Wednesday,19 September, 2018
Current issue | Issue 1277, (7 - 13 January 2016)
Wednesday,19 September, 2018
Issue 1277, (7 - 13 January 2016)

Ahram Weekly

Black horses

Soha Hesham is impressed with the dark feminism of five young sisters in the Turkish film, Mustang

Black horses
Black horses
Al-Ahram Weekly

One day towards the end of the school year, five girls head to the beach after school with their male classmates. There the boys carry the girls on their shoulders as, still in their uniform, they enjoy the warm waves and engage in water fights.

Thus the start of Mustang by Deniz Gamze Ergüven, the director, writer and actress born in 1978 in Ankara, though raised in France. As an actress Ergüven is best known for her Augustine (2012). Mustang is her debut feature after two short films: Mon trajet préféré (2006) and A Drop of Water (2006), both tackling the lives of women back in Turkey.

The 94-minute feature, screened this week at Zawya, is set in a Black Sea town; and its heroines, five orphan girls brought up by their grandmother and uncle Erol (played by Nihal G. Koldas and Ayberk Pekcan, respectively) are shouted at and beaten separately on their return home, since a nosy neighbour who saw them has already told their grandmother they were pleasuring themselves on the backs of boys in the sea.

The first to receive her beating is the eldest, Sonay (Ilayda Akdogan), though the differences in age are so small as to be insignificant: the girls range from puberty to adolescence. On his arrival Uncle Erol is finally dissuaded from beating the girls again by the grandmother, but he insists on subjecting them to virginity tests instead – Ergüven’s brusque take on the demonisation of female sexuality at a very young age.

The young actresses playing the sisters light up a flame of visceral talent, especially the youngest, Lale (Günes Sensoy). After the virginity tests there is even more suppression. The grandmother unplugs the phones. She throws away all their tight clothes, computers and makeup. She even installs new locks and higher fences. As per their prescribed role in an Islamic society, the girls are expected to make good housewives – nothing else. Now that they are to stop going to school, the grandmother arranges for them to have cooking and sewing classes given by a group of older women from the neighbourhood.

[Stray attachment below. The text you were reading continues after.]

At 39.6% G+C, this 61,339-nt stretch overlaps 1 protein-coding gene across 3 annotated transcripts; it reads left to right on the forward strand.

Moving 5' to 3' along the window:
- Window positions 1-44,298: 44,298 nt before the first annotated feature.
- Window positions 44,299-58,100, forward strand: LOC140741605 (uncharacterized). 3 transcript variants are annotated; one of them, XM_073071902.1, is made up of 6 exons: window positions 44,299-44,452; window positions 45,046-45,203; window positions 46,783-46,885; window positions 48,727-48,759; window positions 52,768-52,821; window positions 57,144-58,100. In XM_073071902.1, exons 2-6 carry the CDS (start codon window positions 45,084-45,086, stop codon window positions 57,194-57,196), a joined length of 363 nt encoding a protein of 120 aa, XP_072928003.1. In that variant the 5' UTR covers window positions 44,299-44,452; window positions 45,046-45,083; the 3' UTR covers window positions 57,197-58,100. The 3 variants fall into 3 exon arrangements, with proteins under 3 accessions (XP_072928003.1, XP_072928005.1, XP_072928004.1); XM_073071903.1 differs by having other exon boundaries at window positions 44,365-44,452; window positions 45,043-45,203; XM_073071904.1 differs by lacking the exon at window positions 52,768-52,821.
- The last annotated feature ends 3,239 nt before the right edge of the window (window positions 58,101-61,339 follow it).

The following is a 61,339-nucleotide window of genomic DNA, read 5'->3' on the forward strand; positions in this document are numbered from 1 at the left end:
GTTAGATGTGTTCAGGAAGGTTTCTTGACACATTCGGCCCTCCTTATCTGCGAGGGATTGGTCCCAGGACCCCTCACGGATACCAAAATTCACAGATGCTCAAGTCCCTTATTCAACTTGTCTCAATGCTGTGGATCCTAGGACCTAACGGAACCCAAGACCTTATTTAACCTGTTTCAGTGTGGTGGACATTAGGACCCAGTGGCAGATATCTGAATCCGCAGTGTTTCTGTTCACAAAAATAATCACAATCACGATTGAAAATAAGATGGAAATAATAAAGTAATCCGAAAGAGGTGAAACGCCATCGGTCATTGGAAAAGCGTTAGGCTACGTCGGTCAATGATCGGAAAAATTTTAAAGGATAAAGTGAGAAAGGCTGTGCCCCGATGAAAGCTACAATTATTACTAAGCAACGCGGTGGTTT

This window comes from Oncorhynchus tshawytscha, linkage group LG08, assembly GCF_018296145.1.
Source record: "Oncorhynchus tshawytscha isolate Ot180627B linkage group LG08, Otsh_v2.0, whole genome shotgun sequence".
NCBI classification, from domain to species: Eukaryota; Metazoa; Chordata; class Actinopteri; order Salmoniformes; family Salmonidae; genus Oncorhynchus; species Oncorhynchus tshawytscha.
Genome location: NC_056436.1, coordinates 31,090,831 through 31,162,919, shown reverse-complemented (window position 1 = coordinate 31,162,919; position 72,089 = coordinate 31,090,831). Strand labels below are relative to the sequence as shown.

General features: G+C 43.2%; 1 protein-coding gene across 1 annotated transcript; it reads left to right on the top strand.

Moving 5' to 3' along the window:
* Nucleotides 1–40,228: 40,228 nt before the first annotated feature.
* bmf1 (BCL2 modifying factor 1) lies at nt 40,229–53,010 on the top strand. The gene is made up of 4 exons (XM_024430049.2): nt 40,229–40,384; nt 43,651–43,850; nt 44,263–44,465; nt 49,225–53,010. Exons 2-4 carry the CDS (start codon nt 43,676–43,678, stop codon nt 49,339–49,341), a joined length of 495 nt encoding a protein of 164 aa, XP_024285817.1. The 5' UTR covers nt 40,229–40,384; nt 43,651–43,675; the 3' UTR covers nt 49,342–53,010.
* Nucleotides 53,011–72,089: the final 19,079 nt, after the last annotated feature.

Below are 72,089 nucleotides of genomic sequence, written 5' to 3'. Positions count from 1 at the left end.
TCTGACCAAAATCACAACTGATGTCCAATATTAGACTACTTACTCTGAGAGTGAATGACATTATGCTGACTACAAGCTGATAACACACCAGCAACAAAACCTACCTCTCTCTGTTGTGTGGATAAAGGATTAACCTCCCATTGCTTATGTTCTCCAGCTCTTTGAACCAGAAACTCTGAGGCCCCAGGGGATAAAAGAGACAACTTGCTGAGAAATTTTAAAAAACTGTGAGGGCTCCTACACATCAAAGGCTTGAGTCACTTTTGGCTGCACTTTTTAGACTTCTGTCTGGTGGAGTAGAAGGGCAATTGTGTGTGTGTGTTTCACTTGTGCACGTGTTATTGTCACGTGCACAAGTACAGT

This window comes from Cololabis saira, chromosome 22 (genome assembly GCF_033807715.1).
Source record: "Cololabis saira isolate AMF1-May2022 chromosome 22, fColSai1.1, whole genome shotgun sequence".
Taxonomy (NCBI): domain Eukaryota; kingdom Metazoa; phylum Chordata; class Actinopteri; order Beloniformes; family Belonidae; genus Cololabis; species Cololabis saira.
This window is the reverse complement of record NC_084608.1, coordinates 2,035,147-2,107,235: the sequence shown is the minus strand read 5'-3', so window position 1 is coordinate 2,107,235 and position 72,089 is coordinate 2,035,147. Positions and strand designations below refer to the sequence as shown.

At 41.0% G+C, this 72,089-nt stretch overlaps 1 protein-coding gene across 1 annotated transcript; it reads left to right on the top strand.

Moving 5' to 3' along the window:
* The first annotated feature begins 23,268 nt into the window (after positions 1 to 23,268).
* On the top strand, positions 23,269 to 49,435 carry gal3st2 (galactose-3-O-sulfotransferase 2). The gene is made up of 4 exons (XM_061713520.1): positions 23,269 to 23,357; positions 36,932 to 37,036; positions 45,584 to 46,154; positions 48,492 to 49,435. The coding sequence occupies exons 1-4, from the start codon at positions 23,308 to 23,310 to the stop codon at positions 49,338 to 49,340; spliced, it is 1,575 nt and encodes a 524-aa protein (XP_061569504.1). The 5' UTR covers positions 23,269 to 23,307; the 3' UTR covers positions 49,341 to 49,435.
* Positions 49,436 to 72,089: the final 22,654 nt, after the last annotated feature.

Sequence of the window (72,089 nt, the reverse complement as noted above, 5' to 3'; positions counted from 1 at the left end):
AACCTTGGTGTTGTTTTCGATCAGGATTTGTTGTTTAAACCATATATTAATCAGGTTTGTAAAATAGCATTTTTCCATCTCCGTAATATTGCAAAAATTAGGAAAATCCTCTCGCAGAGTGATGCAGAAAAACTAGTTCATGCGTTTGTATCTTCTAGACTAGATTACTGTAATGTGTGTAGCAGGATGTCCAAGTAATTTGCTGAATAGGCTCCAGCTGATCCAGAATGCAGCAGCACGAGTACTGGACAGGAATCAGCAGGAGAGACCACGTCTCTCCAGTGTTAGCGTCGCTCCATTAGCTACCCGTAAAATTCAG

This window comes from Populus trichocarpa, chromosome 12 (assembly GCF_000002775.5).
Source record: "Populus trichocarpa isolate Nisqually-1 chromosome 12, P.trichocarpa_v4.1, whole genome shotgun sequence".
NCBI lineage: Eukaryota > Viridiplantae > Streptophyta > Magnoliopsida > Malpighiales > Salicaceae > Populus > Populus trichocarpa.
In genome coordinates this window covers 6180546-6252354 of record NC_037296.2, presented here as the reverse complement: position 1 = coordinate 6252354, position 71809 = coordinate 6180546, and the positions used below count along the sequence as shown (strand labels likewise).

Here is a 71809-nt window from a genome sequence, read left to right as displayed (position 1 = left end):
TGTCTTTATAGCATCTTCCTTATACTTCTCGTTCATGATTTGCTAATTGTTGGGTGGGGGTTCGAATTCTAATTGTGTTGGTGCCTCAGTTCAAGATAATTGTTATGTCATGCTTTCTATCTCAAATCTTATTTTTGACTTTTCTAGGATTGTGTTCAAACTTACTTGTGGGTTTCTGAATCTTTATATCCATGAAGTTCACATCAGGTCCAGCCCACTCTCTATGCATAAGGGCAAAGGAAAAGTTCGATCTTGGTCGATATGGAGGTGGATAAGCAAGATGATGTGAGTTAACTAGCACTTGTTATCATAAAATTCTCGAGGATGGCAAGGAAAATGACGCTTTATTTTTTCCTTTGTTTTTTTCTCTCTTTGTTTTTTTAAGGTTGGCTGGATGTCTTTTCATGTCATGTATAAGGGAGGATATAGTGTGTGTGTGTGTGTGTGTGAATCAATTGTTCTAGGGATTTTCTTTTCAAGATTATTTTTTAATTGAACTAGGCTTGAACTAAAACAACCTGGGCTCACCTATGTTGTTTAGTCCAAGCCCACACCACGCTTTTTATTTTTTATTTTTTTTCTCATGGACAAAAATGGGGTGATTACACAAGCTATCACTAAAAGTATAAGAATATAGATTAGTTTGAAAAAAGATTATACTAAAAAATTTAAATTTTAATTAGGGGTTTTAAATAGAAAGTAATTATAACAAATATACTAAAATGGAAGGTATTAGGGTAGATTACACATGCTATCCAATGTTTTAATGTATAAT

In spite of all these restrictions, the girls find ways to escape their imprisonment in the house. The elder sister Sonay climbs down a water pipe off the window one night to spend some time with her boyfriend. For her part Lale devises a plan for the girls to attend a football match to be held only for women – only to be spotted on television by their grandmother, who cuts off the house’s power supply before Uncle Erol notices and even sends a friend of hers to demolish the main cable of the village. But now even the windows are barred.

Soon enough, the grandmother starts to invite families – with eligible sons – to the house. Sonay refuses the groom, Osman (Erol Afsin) and tells her grandmother that she is in love with Ekin (Enes Surum) and will no one else. And so the second eldest sister takes her place and leaves the house while the guests are offered the traditional coffee. In the meantime the grandmother tells Sonay to inform Ekin that he has to visit them and ask for her hand, and she ends up marrying Ekin on the same night. While Sonay is happy, however, Selma (Tugba Sunguroglu) is devastated. She is seen drinking the leftover alcohol and weeping in a corner. In the buildup to the marriage, Sonay confesses to Selma how Ekin and she had sex but in such a way as to preserve her virginity.

Now it is the turn of Ece (Elit Iscan), and the two youngest sisters Lale and Nur are monitoring the patriarchal procedures implemented with every new marriage as if waiting their turn to die – which, as it happens, is the fate that befalls Ece when it is claimed that she had an affair with a younger boy and she is killed by a stranger in her own house. When it is Nur’s turn the two remaining sisters decide to make their final break while the groom and his family are at the front door. They lock themselves inside the house, leaving everybody else outside.

Lale has already been making use of every detail that could help with her final escape, like her story with Yassin (Burak Yigit), the truck driver whom she met several times on the road and from whom she learned to drive a car. She knows every key in the house and how to find the hidden phone. She has money and other necessities hidden in her grandmother’s room for the right moment...

Mustang won the Label Europa Cinemas Award and was nominated for the Golden Camera and the Queer Palm at Cannes Film Festival. It also won the Audience Choice Award at Chicago International Film Festival and the European Discovery of the Year Award at European Film Awards, and was nominated for the European Film Award at the same festival. Mustang won the Golden Duke at the Odessa International Film Festival, the Grand Prix and a Special Jury Prize at Sakhalin International Film Festival, received the Best Screenplay Award and was nominated the Bronze Horse at Stockholm Film Festival, won the Audience Award at Thessaloniki Film Festival and five other awards: the Audience Award, FIPRESCI, the Silver Spike, Youth Jury Award and the Pilar Miro Award at Valladolid International Film Festival.

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